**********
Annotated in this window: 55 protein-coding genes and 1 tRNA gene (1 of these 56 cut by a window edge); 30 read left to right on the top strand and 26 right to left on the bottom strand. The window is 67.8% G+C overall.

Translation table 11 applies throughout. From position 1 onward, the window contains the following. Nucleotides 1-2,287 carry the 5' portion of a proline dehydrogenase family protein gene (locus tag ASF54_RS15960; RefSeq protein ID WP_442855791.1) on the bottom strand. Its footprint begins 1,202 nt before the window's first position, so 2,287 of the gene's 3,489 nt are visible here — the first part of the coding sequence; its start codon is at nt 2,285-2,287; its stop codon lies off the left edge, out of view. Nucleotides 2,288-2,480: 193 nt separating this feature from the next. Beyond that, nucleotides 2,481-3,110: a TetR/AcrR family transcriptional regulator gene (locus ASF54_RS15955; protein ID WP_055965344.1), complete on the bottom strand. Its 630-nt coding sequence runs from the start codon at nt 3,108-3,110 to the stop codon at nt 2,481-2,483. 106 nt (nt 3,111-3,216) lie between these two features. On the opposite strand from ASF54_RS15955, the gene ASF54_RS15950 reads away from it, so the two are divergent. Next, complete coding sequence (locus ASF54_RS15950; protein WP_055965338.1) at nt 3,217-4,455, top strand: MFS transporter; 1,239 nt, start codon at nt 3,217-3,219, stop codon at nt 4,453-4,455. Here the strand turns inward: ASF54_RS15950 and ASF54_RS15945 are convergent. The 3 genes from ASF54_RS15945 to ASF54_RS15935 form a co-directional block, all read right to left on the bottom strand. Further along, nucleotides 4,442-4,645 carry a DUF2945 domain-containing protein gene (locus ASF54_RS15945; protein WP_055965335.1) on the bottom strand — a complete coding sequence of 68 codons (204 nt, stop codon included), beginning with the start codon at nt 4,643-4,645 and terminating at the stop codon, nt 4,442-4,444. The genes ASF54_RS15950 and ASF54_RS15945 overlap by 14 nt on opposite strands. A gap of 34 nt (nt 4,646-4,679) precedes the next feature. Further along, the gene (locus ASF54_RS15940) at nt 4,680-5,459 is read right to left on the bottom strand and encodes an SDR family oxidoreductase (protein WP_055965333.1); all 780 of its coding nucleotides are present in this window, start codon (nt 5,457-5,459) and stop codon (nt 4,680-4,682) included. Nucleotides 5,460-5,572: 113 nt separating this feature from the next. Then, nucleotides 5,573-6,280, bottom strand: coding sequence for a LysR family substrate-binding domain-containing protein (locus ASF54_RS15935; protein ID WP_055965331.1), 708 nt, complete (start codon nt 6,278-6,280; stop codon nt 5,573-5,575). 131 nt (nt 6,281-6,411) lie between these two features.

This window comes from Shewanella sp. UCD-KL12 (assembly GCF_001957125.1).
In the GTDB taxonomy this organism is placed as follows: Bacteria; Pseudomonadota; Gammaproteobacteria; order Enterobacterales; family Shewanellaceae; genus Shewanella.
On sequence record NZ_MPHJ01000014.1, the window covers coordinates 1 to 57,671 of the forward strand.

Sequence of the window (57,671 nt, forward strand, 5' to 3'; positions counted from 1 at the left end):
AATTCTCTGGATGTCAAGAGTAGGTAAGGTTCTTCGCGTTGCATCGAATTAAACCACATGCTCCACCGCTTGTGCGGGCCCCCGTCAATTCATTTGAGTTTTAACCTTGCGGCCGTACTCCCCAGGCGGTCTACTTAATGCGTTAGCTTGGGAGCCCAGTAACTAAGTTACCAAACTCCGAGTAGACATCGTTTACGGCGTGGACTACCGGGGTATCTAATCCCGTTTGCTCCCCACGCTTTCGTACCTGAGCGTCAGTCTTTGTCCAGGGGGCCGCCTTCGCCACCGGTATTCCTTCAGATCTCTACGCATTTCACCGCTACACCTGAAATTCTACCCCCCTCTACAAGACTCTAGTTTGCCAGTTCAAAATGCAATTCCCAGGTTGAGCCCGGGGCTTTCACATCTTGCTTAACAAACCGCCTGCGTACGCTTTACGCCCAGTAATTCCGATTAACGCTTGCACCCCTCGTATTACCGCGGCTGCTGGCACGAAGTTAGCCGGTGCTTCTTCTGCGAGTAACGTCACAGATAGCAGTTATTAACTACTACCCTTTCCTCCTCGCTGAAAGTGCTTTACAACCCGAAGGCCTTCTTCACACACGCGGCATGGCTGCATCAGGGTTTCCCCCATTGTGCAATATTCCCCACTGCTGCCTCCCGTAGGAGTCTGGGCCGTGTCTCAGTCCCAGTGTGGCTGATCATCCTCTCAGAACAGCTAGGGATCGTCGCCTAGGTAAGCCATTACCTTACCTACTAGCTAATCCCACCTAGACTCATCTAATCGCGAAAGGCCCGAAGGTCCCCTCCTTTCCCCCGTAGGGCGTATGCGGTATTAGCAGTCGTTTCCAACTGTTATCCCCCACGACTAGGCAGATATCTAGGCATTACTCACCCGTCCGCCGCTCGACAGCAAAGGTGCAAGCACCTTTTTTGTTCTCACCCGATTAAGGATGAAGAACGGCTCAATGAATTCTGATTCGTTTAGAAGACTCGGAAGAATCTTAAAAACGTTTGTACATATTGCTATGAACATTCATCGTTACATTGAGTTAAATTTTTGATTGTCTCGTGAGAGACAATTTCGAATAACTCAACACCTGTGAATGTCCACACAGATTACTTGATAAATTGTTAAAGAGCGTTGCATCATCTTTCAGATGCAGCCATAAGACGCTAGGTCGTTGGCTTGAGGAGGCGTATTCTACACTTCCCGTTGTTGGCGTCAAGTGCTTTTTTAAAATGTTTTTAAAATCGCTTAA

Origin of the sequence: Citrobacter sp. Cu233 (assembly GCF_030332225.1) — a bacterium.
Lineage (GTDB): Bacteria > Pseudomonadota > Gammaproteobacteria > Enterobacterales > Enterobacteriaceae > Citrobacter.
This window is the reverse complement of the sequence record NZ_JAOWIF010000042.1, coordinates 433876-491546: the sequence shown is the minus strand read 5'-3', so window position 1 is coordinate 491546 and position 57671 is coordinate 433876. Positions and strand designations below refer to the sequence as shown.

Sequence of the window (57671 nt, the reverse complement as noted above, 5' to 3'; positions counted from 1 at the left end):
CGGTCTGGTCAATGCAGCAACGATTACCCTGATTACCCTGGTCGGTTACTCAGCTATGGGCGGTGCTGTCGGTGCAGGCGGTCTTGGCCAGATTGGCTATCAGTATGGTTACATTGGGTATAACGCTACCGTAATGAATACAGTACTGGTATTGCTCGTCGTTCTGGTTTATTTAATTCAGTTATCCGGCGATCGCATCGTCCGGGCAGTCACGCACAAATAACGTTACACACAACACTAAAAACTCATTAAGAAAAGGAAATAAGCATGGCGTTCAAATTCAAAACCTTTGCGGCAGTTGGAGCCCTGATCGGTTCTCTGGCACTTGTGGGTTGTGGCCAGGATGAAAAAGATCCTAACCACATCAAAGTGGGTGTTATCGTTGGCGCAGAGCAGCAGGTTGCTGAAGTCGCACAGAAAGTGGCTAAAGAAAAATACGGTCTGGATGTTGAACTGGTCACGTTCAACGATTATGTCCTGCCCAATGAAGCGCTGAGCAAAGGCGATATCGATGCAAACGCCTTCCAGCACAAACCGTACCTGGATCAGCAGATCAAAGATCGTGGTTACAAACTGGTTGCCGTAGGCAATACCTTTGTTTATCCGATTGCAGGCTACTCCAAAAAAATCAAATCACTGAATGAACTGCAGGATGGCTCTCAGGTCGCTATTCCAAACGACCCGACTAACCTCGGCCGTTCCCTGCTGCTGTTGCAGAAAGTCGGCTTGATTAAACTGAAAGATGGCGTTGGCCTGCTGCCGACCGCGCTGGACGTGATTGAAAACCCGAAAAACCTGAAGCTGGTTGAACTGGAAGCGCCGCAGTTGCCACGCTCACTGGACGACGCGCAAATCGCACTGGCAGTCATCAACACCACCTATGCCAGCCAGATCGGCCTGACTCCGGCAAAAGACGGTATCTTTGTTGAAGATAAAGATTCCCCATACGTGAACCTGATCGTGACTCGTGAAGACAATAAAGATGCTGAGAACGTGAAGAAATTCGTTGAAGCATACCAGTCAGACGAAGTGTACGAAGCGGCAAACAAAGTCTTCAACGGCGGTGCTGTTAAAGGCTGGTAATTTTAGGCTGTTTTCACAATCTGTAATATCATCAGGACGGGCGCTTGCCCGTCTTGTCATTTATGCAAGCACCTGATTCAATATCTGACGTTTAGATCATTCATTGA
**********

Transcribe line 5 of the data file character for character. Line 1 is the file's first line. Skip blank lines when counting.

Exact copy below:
On sequence record NZ_MPHJ01000014.1, the window covers coordinates 1 to 57,671 of the forward strand.